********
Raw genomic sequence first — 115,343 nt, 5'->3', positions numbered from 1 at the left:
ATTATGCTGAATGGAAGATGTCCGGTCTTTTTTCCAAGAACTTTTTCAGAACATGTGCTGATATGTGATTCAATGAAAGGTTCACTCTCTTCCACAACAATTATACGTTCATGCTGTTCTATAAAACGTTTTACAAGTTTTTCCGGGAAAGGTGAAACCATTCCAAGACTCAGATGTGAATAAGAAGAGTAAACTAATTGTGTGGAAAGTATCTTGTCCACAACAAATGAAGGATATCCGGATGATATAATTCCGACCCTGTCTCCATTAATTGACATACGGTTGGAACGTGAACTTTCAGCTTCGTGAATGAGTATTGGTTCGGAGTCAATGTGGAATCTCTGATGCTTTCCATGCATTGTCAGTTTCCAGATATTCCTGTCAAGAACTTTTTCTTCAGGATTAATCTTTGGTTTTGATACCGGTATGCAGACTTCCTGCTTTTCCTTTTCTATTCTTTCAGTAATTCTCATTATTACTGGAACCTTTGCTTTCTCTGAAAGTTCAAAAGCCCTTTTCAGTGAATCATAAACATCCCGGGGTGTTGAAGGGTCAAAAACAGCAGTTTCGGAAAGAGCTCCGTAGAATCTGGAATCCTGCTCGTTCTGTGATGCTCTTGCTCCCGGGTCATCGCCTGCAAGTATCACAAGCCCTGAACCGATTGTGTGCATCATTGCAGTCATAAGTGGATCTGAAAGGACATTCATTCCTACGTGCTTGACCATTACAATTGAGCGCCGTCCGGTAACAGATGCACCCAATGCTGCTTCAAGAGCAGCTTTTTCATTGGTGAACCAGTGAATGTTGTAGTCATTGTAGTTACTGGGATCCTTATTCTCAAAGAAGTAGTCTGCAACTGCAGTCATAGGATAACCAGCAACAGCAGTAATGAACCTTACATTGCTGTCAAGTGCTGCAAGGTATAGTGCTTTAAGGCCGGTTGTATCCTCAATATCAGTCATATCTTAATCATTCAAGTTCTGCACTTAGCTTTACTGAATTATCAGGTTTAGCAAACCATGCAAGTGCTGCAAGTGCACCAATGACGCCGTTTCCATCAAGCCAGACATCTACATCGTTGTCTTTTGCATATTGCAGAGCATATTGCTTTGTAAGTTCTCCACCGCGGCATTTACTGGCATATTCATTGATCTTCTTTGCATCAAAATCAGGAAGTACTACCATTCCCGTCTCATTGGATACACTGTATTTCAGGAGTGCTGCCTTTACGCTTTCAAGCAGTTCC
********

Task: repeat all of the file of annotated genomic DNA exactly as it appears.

Raw genomic sequence first — 115,343 nt, 5'->3', positions numbered from 1 at the left:
ATTATGCTGAATGGAAGATGTCCGGTCTTTTTTCCAAGAACTTTTTCAGAACATGTGCTGATATGTGATTCAATGAAAGGTTCACTCTCTTCCACAACAATTATACGTTCATGCTGTTCTATAAAACGTTTTACAAGTTTTTCCGGGAAAGGTGAAACCATTCCAAGACTCAGATGTGAATAAGAAGAGTAAACTAATTGTGTGGAAAGTATCTTGTCCACAACAAATGAAGGATATCCGGATGATATAATTCCGACCCTGTCTCCATTAATTGACATACGGTTGGAACGTGAACTTTCAGCTTCGTGAATGAGTATTGGTTCGGAGTCAATGTGGAATCTCTGATGCTTTCCATGCATTGTCAGTTTCCAGATATTCCTGTCAAGAACTTTTTCTTCAGGATTAATCTTTGGTTTTGATACCGGTATGCAGACTTCCTGCTTTTCCTTTTCTATTCTTTCAGTAATTCTCATTATTACTGGAACCTTTGCTTTCTCTGAAAGTTCAAAAGCCCTTTTCAGTGAATCATAAACATCCCGGGGTGTTGAAGGGTCAAAAACAGCAGTTTCGGAAAGAGCTCCGTAGAATCTGGAATCCTGCTCGTTCTGTGATGCTCTTGCTCCCGGGTCATCGCCTGCAAGTATCACAAGCCCTGAACCGATTGTGTGCATCATTGCAGTCATAAGTGGATCTGAAAGGACATTCATTCCTACGTGCTTGACCATTACAATTGAGCGCCGTCCGGTAACAGATGCACCCAATGCTGCTTCAAGAGCAGCTTTTTCATTGGTGAACCAGTGAATGTTGTAGTCATTGTAGTTACTGGGATCCTTATTCTCAAAGAAGTAGTCTGCAACTGCAGTCATAGGATAACCAGCAACAGCAGTAATGAACCTTACATTGCTGTCAAGTGCTGCAAGGTATAGTGCTTTAAGGCCGGTTGTATCCTCAATATCAGTCATATCTTAATCATTCAAGTTCTGCACTTAGCTTTACTGAATTATCAGGTTTAGCAAACCATGCAAGTGCTGCAAGTGCACCAATGACGCCGTTTCCATCAAGCCAGACATCTACATCGTTGTCTTTTGCATATTGCAGAGCATATTGCTTTGTAAGTTCTCCACCGCGGCATTTACTGGCATATTCATTGATCTTCTTTGCATCAAAATCAGGAAGTACTACCATTCCCGTCTCATTGGATACACTGTATTTCAGGAGTGCTGCCTTTACGCTTTCAAGCAGTTCC